Walking home from work I can hear the hookers and their Johns talking about her student loans and his gambling debts. She wonders about a career in beauty salons and he comforts her with the slim confidence of thirty more years experience at navigating planet earth. She’s got it, he’ll pay for it, and there they are, grinning at themselves walking around in these bodies that want to do the strangest things.

Saturday, March 11, 2006

class reunion

My friend Masa runs a small café where there are no right angles on the walls and you can sit on a fuzzy plush chair shaped like a mushroom.

There were two guys sitting in the corner playing backgammon and sipping cups of tea. One had a slim face and great coiled dreadlocks, the other had cherub cheeks and a hemp hat, they both wore hunchy limp spines, loose billowy jackets and sweet chewy colognes of marijuana.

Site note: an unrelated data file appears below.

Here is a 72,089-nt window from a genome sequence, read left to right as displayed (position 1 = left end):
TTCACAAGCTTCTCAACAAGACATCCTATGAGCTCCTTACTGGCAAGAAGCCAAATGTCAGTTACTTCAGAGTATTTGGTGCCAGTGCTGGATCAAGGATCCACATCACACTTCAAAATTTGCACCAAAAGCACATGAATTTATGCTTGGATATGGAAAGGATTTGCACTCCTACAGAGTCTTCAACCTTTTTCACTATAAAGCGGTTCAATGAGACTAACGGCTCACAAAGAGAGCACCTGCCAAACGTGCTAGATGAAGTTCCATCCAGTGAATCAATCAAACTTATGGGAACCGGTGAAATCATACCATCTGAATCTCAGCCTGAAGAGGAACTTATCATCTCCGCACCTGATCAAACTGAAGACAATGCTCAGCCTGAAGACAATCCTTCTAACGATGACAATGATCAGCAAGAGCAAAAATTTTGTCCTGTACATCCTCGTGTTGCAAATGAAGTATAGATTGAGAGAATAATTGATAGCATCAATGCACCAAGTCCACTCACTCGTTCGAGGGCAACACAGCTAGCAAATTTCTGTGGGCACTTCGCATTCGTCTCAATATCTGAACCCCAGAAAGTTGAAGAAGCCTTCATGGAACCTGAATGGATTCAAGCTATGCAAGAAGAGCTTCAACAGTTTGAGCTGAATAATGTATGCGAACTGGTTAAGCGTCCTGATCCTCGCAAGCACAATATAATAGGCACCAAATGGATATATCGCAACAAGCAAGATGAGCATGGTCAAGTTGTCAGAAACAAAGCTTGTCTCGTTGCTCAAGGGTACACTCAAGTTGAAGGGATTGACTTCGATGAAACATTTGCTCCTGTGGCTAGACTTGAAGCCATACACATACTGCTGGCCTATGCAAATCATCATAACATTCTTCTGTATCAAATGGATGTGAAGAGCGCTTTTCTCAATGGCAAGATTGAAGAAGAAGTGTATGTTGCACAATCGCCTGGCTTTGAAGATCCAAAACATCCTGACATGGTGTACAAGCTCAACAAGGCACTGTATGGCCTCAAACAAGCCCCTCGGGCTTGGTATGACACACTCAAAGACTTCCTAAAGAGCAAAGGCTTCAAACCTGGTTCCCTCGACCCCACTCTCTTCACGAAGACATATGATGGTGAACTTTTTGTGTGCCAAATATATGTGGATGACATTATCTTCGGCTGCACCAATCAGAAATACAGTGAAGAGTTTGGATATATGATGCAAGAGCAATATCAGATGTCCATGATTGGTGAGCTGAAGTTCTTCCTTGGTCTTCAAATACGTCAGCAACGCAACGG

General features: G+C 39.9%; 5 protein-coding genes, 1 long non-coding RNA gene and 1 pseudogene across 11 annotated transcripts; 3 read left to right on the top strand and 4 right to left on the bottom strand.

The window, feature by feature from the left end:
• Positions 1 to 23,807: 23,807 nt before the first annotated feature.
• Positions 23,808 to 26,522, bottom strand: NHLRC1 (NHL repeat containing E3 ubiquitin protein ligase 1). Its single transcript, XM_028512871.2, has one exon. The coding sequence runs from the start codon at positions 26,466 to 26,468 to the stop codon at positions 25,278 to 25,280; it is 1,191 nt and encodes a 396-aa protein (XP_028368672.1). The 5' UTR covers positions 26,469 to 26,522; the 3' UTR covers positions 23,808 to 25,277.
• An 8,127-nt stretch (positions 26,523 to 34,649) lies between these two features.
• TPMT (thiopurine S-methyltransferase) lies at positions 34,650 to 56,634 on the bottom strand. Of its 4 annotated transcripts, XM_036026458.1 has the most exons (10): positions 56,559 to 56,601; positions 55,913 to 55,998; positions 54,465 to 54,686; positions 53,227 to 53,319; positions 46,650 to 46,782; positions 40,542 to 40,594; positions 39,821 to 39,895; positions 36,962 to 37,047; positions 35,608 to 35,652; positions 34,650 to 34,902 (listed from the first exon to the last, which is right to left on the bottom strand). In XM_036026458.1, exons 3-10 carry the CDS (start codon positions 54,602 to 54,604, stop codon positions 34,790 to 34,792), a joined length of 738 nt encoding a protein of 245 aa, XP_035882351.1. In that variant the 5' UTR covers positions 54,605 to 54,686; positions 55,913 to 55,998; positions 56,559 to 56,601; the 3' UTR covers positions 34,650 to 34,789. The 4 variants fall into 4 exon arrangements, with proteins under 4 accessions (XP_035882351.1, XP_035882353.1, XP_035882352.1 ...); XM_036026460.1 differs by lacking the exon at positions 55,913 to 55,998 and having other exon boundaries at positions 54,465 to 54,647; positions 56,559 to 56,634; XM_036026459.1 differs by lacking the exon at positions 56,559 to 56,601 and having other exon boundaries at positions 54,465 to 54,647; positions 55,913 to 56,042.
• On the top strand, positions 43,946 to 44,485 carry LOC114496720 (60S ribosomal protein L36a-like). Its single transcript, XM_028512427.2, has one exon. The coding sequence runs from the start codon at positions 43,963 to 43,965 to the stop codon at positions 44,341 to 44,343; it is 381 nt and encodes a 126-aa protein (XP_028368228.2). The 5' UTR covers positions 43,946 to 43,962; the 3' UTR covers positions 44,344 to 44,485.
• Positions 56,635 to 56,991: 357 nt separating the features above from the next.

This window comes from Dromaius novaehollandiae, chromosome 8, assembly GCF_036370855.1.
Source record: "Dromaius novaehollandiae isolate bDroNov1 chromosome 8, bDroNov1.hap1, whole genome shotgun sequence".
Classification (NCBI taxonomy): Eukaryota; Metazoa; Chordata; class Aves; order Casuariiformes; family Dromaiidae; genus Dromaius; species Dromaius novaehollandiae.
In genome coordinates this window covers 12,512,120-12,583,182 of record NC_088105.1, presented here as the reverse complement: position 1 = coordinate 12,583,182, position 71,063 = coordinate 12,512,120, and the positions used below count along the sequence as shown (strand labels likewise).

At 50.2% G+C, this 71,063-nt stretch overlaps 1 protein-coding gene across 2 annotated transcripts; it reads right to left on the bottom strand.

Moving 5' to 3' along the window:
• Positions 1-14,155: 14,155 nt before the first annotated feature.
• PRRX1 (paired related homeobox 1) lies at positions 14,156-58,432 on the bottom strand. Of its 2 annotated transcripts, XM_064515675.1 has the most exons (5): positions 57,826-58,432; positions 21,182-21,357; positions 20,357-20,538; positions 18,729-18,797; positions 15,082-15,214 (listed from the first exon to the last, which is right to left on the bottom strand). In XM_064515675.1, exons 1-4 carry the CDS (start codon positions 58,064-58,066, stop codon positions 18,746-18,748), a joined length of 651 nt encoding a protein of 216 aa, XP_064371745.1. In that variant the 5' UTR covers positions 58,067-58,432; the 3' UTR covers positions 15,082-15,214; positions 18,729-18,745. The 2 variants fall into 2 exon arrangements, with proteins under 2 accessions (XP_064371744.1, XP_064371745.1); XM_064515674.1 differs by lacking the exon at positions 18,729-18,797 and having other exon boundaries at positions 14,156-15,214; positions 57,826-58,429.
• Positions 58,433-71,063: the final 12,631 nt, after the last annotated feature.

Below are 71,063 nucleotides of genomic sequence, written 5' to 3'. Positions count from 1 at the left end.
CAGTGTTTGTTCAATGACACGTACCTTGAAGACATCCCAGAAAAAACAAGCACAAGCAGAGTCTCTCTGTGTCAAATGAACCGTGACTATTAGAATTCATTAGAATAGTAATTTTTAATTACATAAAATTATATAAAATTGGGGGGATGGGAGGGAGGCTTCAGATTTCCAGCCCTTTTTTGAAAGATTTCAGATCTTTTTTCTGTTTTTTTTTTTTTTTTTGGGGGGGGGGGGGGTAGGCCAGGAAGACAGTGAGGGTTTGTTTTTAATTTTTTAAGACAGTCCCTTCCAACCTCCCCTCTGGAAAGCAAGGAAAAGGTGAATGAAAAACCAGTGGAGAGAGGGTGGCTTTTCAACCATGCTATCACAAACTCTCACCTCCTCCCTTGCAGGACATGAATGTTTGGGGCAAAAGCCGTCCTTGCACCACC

The girl behind the counter was fussing over plates of cream and strawberries; there was a photographer with reflecting umbrellas, networked flashes and coke-bottle glasses thick as your thumb taking pictures for the new menu. I was enjoying the mushroom chair more than I thought I should, and was desperately trying to explain to Kohei what a smurf was. Blue skin? Germanic? Homosexual? It wasn’t a very fruitful discussion.

I used to have lunch here every Thursday between two different jobs, stopping in for lunch and a cup of coffee. If you sit at the counter you can talk to Masa while he pours coffee, or read a book when he’s busy with other customers. It’s a nice place to get a beer too, but the last time I went there at night the girl next to us started talking about Amway and wouldn’t let me and my date go for about thirty minutes. But if you go for lunch you can watch the girl who works behind the counter dunk pasta and dress salads in unrushed and confident movements that I never tire of watching. I was never really interested in her, it’s just nice to see the people who fill up their corner of the world so nicely.